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Worried about a lump in your breast? Breast lumps can be caused by a number of other factors besides breast cancer. While breast lumps should always be taken seriously, these FAQS may help you determine just how quickly you should get to the doctor. Q. My breasts were feeling really painful, especially the right one, so I went to the doctor. She said I have “fibrocystic changes,” and it’s nothing to worry about. I’m glad it’s not cancer, but what is it? A. Fibrocystic changes (FCC), also known as fibrocystic breasts, are the most common benign condition of the breast, occurring in about 50% of women at some point during their lives. Highly influenced by reproductive hormones and the menstrual cycle, FCC is most often found in women under the age of 50. Post-menopausal women rarely experience FCC. Your breasts are made up of fat; glandular tissue (e.g., milk lobules and milk ducts); and fibrous (stromal) tissue, a connective tissue (akin to scar tissue or lig...
Definition Fibrocystic breast disease is a commonly used phrase to describe painful, lumpy breasts. The word "disease" makes women worry that their breasts are abnormal, but this is not really a disease. Some health care providers use the phrase "fibrocystic change" because it sounds less worrisome to the patient. Alternative Names Mammary dysplasia; Diffuse cystic mastopathy; Benign breast disease Causes, incidence, and risk factors During a woman's menstrual cycle, the breasts are affected by hormones made in the ovaries. These hormones can cause the breasts to feel swollen, lumpy, and painful. After menopause , these changes in the breasts usually stop happening. There is no definite cause of painful, lumpy breasts. Some women feel that eating chocolate, drinking caffeine, or eating a high-fat diet can cause their symptoms, but there is no clear proof of this. Fibrocystic changes in the breast with the menstrual cycle affect over half of women, and most commonly start during their 30s. Wome...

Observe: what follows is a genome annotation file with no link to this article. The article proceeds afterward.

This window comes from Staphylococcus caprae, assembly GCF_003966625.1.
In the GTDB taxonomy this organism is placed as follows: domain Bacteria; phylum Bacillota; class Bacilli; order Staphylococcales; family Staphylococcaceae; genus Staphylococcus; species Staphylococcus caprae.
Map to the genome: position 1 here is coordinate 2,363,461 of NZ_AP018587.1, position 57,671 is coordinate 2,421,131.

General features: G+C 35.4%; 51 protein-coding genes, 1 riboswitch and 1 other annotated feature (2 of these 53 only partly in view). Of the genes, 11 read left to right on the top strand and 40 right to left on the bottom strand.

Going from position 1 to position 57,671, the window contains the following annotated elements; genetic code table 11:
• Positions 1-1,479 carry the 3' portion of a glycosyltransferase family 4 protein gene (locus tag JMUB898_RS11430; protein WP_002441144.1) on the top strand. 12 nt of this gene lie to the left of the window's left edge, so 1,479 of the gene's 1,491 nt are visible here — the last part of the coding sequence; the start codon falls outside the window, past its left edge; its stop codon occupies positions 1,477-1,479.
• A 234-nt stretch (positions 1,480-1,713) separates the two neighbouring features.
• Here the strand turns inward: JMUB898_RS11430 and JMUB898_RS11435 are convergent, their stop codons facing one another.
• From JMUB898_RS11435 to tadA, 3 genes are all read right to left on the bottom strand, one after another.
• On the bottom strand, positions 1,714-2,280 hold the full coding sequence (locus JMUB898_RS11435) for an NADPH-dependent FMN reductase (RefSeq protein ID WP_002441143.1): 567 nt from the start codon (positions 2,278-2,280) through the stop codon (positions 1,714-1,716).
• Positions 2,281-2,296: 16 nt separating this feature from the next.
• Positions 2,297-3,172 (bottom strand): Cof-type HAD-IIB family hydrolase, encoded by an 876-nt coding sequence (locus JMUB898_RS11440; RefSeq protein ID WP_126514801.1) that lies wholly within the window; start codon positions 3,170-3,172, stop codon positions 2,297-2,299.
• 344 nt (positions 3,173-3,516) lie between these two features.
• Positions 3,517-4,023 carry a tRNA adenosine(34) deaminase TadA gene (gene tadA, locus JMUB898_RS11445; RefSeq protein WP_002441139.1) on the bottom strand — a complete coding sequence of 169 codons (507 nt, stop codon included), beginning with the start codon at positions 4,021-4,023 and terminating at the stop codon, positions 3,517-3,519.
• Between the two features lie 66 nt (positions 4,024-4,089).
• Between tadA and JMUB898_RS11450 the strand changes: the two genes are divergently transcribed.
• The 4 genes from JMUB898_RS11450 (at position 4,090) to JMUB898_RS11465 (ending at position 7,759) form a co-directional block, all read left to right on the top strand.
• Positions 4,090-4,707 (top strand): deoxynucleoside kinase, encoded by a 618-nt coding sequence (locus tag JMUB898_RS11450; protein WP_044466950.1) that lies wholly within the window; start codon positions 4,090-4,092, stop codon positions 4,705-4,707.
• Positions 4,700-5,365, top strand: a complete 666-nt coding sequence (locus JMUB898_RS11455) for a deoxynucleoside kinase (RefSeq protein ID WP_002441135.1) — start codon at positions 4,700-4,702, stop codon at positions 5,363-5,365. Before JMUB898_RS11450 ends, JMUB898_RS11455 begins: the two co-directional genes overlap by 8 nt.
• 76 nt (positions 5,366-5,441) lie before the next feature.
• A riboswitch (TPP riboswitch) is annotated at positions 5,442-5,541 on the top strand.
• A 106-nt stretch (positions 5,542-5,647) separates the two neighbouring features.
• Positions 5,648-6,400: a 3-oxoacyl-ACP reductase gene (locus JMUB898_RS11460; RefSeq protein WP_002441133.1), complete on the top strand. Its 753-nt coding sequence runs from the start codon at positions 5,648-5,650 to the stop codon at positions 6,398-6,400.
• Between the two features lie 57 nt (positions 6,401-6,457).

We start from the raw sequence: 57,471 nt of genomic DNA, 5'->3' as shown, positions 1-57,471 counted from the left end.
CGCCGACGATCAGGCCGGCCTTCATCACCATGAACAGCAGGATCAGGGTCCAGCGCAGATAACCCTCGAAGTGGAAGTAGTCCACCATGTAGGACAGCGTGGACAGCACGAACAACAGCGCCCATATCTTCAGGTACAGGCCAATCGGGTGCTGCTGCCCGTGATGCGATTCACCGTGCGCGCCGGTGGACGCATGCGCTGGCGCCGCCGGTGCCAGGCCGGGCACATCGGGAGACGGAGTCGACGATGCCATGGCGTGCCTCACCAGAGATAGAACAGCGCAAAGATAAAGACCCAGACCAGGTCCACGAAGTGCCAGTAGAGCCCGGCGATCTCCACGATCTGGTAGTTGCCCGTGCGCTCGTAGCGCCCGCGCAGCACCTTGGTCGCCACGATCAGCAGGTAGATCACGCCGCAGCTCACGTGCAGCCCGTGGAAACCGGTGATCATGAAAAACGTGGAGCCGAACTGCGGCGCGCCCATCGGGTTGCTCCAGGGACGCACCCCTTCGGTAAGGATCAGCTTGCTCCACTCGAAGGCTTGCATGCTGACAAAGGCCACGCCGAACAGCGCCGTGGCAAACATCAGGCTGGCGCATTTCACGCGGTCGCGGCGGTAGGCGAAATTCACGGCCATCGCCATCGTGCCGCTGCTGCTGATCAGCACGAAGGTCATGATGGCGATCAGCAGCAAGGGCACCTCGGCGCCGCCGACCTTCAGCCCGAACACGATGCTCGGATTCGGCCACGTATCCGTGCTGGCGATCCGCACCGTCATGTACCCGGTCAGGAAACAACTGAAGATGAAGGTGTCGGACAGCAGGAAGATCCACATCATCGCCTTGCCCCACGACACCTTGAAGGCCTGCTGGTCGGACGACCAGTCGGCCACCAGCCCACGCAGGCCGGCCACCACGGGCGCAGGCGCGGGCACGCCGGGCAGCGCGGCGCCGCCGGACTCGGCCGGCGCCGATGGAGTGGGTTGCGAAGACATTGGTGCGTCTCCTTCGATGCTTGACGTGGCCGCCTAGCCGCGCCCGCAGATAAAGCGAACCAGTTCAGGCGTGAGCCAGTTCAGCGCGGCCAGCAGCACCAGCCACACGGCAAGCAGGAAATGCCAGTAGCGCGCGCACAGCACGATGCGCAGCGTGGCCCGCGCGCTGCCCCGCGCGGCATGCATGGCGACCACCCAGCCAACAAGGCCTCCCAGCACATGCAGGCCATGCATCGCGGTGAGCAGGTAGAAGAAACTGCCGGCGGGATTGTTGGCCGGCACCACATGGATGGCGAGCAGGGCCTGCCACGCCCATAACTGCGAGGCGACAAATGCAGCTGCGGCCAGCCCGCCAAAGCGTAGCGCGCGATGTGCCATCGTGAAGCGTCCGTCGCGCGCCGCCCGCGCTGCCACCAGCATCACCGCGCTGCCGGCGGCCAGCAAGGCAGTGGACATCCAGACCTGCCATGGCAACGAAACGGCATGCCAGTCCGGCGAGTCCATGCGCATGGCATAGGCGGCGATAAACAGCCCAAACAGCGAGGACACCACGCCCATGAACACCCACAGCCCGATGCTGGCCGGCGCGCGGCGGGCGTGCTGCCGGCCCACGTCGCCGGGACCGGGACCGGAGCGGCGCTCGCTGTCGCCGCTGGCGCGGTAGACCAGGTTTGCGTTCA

Armpit discomfort, including pain, swelling, and a feeling of fullness or numbness, can happen after the following surgeries to treat breast cancer:
lymph node removal
Some of the nerves in your armpit may be cut during surgery, which can cause numbness. If your surgeon had to move around some of the tissue under the surface of your skin, the area may feel tender and swollen.
Your armpit skin is close to your breast, so during radiation your armpit may get irritated and sore while you're being treated. In addition to the radiation, your arm rubbing back and forth on the skin, along with the sweat and hair that's there can make the area more irritated than your breast.
Managing armpit discomfort
Use cornstarch instead of deodorant or antiperspirant to reduce friction of your arm rubbing on the skin. For easy application, put some cornstarch into a thin sock or knee-high and tie a knot at the top. Tap the sock gently against your skin.
Avoid strong soaps, antip...
You should know
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